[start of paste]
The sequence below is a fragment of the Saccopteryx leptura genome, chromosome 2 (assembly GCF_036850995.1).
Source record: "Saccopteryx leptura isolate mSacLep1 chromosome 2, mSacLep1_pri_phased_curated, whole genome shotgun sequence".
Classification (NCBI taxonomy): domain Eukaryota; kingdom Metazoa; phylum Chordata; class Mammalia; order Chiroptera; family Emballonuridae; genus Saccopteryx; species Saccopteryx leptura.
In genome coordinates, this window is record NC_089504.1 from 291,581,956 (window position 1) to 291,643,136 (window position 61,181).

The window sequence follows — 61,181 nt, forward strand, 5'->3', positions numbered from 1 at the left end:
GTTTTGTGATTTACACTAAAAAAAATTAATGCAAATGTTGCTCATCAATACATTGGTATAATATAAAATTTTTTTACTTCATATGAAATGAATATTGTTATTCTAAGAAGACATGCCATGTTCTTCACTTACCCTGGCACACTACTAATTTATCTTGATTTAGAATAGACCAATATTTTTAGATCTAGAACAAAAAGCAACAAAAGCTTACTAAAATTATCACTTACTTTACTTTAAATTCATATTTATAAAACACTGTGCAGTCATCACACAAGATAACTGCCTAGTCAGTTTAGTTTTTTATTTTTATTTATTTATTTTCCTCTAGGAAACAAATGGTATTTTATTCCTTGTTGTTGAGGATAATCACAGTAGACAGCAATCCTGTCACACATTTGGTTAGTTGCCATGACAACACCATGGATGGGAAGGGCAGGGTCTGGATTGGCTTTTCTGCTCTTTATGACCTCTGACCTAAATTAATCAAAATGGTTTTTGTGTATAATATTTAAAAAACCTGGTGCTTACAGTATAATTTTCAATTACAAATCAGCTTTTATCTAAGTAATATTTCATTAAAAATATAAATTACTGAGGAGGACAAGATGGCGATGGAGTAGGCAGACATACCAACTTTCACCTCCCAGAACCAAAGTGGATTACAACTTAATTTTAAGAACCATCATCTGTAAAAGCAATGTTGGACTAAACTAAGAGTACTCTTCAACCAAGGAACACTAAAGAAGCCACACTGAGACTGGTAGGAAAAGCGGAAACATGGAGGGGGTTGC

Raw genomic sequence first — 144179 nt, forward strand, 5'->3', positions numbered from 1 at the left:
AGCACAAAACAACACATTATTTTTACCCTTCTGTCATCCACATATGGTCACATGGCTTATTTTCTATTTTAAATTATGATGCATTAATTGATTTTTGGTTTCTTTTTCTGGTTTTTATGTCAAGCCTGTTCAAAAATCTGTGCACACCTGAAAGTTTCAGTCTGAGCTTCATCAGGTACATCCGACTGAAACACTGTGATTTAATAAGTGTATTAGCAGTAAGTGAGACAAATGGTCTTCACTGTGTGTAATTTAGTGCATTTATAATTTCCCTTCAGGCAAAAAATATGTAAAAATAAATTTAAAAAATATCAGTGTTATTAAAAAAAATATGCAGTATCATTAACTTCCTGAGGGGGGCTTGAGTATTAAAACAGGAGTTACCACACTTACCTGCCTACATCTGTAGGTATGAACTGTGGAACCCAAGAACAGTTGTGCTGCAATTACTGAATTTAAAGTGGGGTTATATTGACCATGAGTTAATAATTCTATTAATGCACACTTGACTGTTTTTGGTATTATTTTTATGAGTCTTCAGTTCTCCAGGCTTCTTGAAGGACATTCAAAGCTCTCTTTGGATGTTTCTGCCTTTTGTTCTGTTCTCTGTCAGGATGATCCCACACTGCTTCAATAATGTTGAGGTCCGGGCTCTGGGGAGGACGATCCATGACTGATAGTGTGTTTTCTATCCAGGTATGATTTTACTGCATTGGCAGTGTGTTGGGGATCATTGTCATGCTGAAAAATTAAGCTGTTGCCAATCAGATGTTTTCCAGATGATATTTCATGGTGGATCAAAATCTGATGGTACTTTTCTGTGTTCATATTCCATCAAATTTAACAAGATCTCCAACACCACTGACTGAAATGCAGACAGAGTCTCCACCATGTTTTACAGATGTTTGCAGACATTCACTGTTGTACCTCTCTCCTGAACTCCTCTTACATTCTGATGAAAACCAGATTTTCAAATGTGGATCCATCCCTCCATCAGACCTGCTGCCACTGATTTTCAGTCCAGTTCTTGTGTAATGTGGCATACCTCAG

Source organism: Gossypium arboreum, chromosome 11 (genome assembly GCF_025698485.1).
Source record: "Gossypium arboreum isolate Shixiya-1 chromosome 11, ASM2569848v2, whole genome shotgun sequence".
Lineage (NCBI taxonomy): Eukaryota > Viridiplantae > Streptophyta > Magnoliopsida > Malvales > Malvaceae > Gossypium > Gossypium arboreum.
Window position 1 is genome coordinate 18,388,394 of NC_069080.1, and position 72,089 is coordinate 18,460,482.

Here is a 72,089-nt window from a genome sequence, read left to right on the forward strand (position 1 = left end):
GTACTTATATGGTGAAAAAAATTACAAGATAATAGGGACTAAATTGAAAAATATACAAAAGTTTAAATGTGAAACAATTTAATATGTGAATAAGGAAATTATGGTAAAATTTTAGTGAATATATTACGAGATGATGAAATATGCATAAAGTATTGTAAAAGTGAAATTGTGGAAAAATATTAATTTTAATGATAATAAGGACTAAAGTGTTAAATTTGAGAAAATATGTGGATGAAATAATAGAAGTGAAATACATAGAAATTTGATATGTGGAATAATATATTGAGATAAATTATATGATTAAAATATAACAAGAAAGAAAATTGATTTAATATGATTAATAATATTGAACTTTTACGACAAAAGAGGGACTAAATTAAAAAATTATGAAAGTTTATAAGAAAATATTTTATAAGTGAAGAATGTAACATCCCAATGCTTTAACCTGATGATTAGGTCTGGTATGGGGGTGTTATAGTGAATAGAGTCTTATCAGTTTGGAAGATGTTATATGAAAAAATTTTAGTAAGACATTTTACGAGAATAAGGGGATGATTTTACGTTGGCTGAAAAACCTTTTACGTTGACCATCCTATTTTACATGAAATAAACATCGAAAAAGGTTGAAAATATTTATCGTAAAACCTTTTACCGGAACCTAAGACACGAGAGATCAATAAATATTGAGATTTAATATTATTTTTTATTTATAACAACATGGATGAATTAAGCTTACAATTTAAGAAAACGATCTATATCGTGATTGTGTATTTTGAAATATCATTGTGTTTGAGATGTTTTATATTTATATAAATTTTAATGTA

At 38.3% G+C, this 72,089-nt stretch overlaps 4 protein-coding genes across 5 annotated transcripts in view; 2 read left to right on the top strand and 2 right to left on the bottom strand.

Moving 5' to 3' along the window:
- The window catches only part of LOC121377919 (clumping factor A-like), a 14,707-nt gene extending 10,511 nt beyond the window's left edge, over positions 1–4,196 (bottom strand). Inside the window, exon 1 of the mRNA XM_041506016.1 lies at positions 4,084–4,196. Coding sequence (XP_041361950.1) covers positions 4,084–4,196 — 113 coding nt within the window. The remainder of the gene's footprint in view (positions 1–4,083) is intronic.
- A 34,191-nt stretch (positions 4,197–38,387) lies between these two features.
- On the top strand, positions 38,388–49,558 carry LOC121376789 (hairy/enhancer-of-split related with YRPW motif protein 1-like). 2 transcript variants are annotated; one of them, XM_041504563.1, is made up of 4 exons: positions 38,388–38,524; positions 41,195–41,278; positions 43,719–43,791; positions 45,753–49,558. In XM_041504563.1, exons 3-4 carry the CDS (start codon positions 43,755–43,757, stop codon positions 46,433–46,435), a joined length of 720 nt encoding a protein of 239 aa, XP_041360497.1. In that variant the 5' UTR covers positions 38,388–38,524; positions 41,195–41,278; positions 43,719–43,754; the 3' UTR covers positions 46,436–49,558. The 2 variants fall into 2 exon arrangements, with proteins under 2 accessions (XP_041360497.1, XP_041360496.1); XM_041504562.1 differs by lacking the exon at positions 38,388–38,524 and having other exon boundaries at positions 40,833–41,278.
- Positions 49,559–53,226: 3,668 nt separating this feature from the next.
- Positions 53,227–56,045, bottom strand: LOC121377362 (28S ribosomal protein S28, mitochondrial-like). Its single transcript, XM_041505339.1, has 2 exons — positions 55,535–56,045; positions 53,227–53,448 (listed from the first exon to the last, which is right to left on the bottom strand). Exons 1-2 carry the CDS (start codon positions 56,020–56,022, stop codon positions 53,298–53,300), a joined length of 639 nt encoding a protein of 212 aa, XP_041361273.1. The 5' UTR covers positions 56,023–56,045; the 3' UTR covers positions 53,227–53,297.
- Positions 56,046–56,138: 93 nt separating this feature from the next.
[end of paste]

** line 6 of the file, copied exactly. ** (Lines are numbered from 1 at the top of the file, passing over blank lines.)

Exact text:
GTTTTGTGATTTACACTAAAAAAAATTAATGCAAATGTTGCTCATCAATACATTGGTATAATATAAAATTTTTTTACTTCATATGAAATGAATATTGTTATTCTAAGAAGACATGCCATGTTCTTCACTTACCCTGGCACACTACTAATTTATCTTGATTTAGAATAGACCAATATTTTTAGATCTAGAACAAAAAGCAACAAAAGCTTACTAAAATTATCACTTACTTTACTTTAAATTCATATTTATAAAACACTGTGCAGTCATCACACAAGATAACTGCCTAGTCAGTTTAGTTTTTTATTTTTATTTATTTATTTTCCTCTAGGAAACAAATGGTATTTTATTCCTTGTTGTTGAGGATAATCACAGTAGACAGCAATCCTGTCACACATTTGGTTAGTTGCCATGACAACACCATGGATGGGAAGGGCAGGGTCTGGATTGGCTTTTCTGCTCTTTATGACCTCTGACCTAAATTAATCAAAATGGTTTTTGTGTATAATATTTAAAAAACCTGGTGCTTACAGTATAATTTTCAATTACAAATCAGCTTTTATCTAAGTAATATTTCATTAAAAATATAAATTACTGAGGAGGACAAGATGGCGATGGAGTAGGCAGACATACCAACTTTCACCTCCCAGAACCAAAGTGGATTACAACTTAATTTTAAGAACCATCATCTGTAAAAGCAATGTTGGACTAAACTAAGAGTACTCTTCAACCAAGGAACACTAAAGAAGCCACACTGAGACTGGTAGGAAAAGCGGAAACATGGAGGGGGTTGC